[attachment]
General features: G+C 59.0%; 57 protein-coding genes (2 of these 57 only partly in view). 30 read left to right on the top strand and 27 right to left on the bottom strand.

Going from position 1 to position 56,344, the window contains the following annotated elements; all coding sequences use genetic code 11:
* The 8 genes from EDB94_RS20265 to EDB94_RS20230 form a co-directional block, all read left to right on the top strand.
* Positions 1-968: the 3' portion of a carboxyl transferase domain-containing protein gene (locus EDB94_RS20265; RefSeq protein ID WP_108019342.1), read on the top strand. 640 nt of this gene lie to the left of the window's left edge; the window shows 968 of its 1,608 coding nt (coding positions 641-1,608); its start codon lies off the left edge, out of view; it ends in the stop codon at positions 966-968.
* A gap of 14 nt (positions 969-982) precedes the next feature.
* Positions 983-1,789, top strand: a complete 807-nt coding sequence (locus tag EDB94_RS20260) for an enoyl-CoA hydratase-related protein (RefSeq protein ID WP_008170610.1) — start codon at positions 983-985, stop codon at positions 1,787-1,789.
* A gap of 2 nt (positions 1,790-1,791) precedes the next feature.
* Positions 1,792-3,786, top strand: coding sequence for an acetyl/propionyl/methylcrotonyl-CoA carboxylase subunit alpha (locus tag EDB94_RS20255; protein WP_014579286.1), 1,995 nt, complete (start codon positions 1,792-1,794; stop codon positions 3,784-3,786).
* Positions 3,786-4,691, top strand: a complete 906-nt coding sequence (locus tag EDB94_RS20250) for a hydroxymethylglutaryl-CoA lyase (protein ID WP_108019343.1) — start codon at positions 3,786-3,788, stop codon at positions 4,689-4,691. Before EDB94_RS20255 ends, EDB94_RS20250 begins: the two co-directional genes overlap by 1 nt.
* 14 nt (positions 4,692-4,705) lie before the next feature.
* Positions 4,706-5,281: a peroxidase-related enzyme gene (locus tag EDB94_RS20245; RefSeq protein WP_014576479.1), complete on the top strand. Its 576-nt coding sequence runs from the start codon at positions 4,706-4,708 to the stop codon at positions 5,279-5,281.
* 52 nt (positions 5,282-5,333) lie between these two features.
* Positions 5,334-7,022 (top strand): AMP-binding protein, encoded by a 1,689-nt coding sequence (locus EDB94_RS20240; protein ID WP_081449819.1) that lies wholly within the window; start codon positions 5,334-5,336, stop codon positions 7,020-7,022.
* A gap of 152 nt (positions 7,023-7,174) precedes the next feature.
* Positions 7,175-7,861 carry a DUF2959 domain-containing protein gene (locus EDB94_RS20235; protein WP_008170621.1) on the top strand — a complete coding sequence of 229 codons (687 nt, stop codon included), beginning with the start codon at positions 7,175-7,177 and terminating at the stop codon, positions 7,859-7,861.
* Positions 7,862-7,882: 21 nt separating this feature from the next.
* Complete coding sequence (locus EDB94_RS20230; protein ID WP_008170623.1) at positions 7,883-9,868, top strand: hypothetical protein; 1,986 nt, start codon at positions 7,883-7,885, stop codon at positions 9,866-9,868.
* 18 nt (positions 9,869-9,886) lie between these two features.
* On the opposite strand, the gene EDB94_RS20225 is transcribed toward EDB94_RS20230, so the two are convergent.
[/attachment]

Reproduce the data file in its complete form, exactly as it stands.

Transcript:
General features: G+C 59.0%; 57 protein-coding genes (2 of these 57 only partly in view). 30 read left to right on the top strand and 27 right to left on the bottom strand.

Going from position 1 to position 56,344, the window contains the following annotated elements; all coding sequences use genetic code 11:
* The 8 genes from EDB94_RS20265 to EDB94_RS20230 form a co-directional block, all read left to right on the top strand.
* Positions 1-968: the 3' portion of a carboxyl transferase domain-containing protein gene (locus EDB94_RS20265; RefSeq protein ID WP_108019342.1), read on the top strand. 640 nt of this gene lie to the left of the window's left edge; the window shows 968 of its 1,608 coding nt (coding positions 641-1,608); its start codon lies off the left edge, out of view; it ends in the stop codon at positions 966-968.
* A gap of 14 nt (positions 969-982) precedes the next feature.
* Positions 983-1,789, top strand: a complete 807-nt coding sequence (locus tag EDB94_RS20260) for an enoyl-CoA hydratase-related protein (RefSeq protein ID WP_008170610.1) — start codon at positions 983-985, stop codon at positions 1,787-1,789.
* A gap of 2 nt (positions 1,790-1,791) precedes the next feature.
* Positions 1,792-3,786, top strand: coding sequence for an acetyl/propionyl/methylcrotonyl-CoA carboxylase subunit alpha (locus tag EDB94_RS20255; protein WP_014579286.1), 1,995 nt, complete (start codon positions 1,792-1,794; stop codon positions 3,784-3,786).
* Positions 3,786-4,691, top strand: a complete 906-nt coding sequence (locus tag EDB94_RS20250) for a hydroxymethylglutaryl-CoA lyase (protein ID WP_108019343.1) — start codon at positions 3,786-3,788, stop codon at positions 4,689-4,691. Before EDB94_RS20255 ends, EDB94_RS20250 begins: the two co-directional genes overlap by 1 nt.
* 14 nt (positions 4,692-4,705) lie before the next feature.
* Positions 4,706-5,281: a peroxidase-related enzyme gene (locus tag EDB94_RS20245; RefSeq protein WP_014576479.1), complete on the top strand. Its 576-nt coding sequence runs from the start codon at positions 4,706-4,708 to the stop codon at positions 5,279-5,281.
* 52 nt (positions 5,282-5,333) lie between these two features.
* Positions 5,334-7,022 (top strand): AMP-binding protein, encoded by a 1,689-nt coding sequence (locus EDB94_RS20240; protein ID WP_081449819.1) that lies wholly within the window; start codon positions 5,334-5,336, stop codon positions 7,020-7,022.
* A gap of 152 nt (positions 7,023-7,174) precedes the next feature.
* Positions 7,175-7,861 carry a DUF2959 domain-containing protein gene (locus EDB94_RS20235; protein WP_008170621.1) on the top strand — a complete coding sequence of 229 codons (687 nt, stop codon included), beginning with the start codon at positions 7,175-7,177 and terminating at the stop codon, positions 7,859-7,861.
* Positions 7,862-7,882: 21 nt separating this feature from the next.
* Complete coding sequence (locus EDB94_RS20230; protein ID WP_008170623.1) at positions 7,883-9,868, top strand: hypothetical protein; 1,986 nt, start codon at positions 7,883-7,885, stop codon at positions 9,866-9,868.
* 18 nt (positions 9,869-9,886) lie between these two features.
* On the opposite strand, the gene EDB94_RS20225 is transcribed toward EDB94_RS20230, so the two are convergent.